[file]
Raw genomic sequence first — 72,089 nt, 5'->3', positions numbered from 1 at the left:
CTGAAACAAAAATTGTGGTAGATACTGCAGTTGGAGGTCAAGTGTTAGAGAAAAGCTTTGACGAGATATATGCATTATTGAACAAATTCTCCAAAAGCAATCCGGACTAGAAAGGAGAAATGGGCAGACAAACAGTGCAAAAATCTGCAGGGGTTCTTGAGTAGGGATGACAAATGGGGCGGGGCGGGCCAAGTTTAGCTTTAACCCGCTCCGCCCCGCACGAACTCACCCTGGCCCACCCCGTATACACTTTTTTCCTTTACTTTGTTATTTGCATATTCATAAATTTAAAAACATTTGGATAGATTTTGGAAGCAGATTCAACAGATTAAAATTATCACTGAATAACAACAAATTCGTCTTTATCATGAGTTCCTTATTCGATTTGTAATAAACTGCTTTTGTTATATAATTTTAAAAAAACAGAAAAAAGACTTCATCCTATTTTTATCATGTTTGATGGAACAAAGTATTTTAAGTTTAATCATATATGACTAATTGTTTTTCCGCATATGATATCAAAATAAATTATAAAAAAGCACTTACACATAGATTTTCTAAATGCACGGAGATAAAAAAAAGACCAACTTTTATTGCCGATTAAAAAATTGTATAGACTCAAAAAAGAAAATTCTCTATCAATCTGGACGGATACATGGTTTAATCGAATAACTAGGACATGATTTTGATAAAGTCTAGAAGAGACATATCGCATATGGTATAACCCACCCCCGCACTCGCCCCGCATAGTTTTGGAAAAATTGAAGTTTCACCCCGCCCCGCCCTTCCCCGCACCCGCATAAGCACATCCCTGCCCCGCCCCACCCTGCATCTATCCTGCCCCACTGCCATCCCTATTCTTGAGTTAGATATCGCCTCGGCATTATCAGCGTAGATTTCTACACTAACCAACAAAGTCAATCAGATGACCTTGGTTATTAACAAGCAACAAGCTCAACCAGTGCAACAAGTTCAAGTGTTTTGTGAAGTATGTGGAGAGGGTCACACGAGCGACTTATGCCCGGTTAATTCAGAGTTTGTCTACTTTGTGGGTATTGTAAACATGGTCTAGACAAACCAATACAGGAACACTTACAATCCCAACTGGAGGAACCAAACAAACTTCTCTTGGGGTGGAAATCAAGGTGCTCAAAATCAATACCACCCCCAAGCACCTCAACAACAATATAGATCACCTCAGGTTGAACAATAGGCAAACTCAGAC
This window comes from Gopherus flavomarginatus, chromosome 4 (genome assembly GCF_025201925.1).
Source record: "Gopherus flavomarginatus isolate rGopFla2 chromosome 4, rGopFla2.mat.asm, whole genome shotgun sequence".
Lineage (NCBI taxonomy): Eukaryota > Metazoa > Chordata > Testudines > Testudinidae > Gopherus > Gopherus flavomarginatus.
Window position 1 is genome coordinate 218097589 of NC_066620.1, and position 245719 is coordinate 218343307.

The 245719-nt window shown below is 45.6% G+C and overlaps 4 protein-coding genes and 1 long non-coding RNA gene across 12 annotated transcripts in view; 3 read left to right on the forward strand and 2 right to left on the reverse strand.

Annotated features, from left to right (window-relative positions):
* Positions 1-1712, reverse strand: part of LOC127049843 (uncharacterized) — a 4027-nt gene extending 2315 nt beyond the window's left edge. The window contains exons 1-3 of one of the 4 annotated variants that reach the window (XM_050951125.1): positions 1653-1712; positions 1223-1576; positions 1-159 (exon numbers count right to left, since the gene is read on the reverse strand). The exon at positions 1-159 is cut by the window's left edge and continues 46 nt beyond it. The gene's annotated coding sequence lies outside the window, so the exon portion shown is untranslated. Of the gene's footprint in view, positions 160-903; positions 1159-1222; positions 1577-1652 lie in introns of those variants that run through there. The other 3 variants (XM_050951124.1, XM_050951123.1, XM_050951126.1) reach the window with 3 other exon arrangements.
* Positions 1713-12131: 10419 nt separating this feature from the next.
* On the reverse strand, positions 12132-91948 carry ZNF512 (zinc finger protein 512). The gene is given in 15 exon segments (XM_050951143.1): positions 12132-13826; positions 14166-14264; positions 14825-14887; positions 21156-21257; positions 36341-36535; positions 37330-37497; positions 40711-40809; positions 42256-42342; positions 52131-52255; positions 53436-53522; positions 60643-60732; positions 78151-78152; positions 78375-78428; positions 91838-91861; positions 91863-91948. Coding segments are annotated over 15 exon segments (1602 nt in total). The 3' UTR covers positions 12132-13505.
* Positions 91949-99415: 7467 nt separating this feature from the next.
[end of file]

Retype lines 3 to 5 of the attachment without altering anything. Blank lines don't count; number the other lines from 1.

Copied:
This window comes from Gopherus flavomarginatus, chromosome 4 (genome assembly GCF_025201925.1).
Source record: "Gopherus flavomarginatus isolate rGopFla2 chromosome 4, rGopFla2.mat.asm, whole genome shotgun sequence".
Lineage (NCBI taxonomy): Eukaryota > Metazoa > Chordata > Testudines > Testudinidae > Gopherus > Gopherus flavomarginatus.